Cultivate the positiveSmart love builds up instead of tearing down. It also doesn’t shame a person for having a chemical struggle. Jason, a recovering heroin addict with 4 years recovery, explained to me that when one of his parents came at him with condemning criticism, even when it was the truth, he heard them like one hears the teachers on Charlie Brown: “Waaaa waaah waaaa waaa waaa waaa.” They already know they’ve crossed lines with ethics, morals, loyalty and family. They already know what they should be doing. Reminding someone of the shameful parts of themselves will not speed anyone toward treatment. Instead, it shuts them down. Loved ones need to hear that they are better than all the bad stuff… that their lives are worth salvaging. They need to know we haven’t forgotten that they had plans, goals, dreams once! Those things still matter and so do they. We can and absolutely should protect ourselves from manipulation and must maintain our bounderies. We can do this while still letting our loved one know that we are in their corner, and that we will love them along the journey, rain or shine.
How the family can work at thisSmart love gives room for ownership. Allowing an adult to face the consequences of their actions is a tough, but necessary, part of a process that we’ve all struggled with from time to time. Smart love means we will do the self-work to modify our decisions, responses, and interactions. The whole family needs to roll up their sleeves and do the hard, introspective work to heal. Untreated family disease is the cause of so much of the mess we are in. It may require us to accept space and separation in order to give our struggling addicted person the dignity to seek help and accomplishment for themselves, instead of participating in problems, conflict, and chaos. Doing our own work is crucial. While doing another person’s work is where craziness happens.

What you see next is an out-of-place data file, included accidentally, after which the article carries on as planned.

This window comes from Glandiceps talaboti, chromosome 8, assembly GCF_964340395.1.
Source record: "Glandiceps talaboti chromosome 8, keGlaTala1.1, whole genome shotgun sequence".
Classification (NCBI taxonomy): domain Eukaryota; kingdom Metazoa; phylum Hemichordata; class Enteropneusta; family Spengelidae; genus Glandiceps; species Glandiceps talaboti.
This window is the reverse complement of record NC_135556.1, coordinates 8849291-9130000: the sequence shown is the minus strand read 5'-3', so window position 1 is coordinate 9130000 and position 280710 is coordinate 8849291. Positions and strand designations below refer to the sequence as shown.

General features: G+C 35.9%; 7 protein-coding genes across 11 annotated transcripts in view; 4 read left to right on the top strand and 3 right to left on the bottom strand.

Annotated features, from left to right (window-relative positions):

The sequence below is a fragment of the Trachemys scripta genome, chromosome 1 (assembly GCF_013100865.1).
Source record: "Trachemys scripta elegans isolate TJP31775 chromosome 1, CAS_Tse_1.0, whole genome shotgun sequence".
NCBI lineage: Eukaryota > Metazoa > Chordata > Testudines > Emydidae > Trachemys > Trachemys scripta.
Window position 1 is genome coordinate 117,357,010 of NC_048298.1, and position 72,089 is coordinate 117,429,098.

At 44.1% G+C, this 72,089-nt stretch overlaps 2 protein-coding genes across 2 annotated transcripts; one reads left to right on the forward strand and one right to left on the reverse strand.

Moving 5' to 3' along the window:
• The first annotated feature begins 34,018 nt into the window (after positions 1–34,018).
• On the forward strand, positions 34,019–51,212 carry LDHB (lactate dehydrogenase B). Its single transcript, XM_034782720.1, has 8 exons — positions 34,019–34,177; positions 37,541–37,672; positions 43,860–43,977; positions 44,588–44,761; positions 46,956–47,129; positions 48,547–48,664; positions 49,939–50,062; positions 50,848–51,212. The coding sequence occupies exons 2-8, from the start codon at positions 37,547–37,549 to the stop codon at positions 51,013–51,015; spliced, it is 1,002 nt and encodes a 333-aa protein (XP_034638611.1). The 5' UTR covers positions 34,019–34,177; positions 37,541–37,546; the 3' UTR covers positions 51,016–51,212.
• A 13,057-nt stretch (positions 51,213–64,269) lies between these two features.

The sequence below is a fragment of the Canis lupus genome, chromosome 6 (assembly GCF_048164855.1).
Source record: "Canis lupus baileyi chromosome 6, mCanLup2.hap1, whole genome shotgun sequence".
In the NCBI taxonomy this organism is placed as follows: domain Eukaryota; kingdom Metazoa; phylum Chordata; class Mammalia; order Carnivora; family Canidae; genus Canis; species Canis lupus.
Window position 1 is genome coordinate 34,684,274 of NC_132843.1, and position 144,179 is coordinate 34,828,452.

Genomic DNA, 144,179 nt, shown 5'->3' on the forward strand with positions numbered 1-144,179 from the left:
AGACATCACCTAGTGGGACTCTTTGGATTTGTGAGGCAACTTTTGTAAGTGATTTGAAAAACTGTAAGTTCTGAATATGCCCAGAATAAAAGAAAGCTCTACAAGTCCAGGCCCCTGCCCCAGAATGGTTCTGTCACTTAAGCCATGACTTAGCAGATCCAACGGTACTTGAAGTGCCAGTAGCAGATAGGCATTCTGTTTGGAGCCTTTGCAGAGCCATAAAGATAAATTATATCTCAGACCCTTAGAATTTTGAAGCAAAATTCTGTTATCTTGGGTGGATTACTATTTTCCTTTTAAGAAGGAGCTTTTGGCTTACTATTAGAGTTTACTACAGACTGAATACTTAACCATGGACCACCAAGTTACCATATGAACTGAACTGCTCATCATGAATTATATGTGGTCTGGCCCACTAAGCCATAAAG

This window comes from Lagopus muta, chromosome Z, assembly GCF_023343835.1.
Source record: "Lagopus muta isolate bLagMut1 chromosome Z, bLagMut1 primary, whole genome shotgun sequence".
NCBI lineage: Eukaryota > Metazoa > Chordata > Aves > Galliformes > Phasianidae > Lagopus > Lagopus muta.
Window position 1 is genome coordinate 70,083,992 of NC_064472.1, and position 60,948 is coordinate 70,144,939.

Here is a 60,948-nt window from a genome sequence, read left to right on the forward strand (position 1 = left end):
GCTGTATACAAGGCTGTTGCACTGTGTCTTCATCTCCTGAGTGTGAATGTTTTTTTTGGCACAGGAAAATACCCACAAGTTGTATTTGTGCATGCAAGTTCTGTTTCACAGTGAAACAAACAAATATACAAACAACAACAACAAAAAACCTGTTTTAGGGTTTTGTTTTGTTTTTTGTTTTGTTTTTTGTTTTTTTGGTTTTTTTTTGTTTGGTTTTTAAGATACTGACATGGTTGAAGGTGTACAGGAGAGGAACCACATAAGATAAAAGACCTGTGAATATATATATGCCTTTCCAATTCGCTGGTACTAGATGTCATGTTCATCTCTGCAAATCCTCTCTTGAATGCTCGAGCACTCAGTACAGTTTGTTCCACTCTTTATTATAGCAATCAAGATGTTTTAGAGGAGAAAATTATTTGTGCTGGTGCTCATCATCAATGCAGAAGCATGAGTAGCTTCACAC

We can reach a place of balanceWe can give love, kindness, mercy and support to someone active in their addiction—without being trampled upon, or being militant and condemning. This is where our work lies. I believe connection and love heal addiction. Smart, wise love. Healthy love. On the one hand I see loving, wise support from a group of family, friends, those who see the humanity of an addicted person with a kind, positive regard. On the other hand are those doing the deep introspective work to recover from life situations themselves, alongside their addicted loved one. That is the formula that I have personally experienced and believe in; one that leads to healing from addiction. For everyone. It’s a family disease. Still learning, Annie
Learn Smart Love techniques through Allies in Recovery’s online program for families. Since 2003, Allies in Recovery has addressed substance abuse by providing a method for the family to change the conversation about addiction and guide their loved ones toward treatment. We use Community Reinforcement & Family Training (CRAFT), an approach proven to help the family unblock and advance the relationship towards sobriety and recovery. Learn about member benefits by following this link. Read what members are saying here.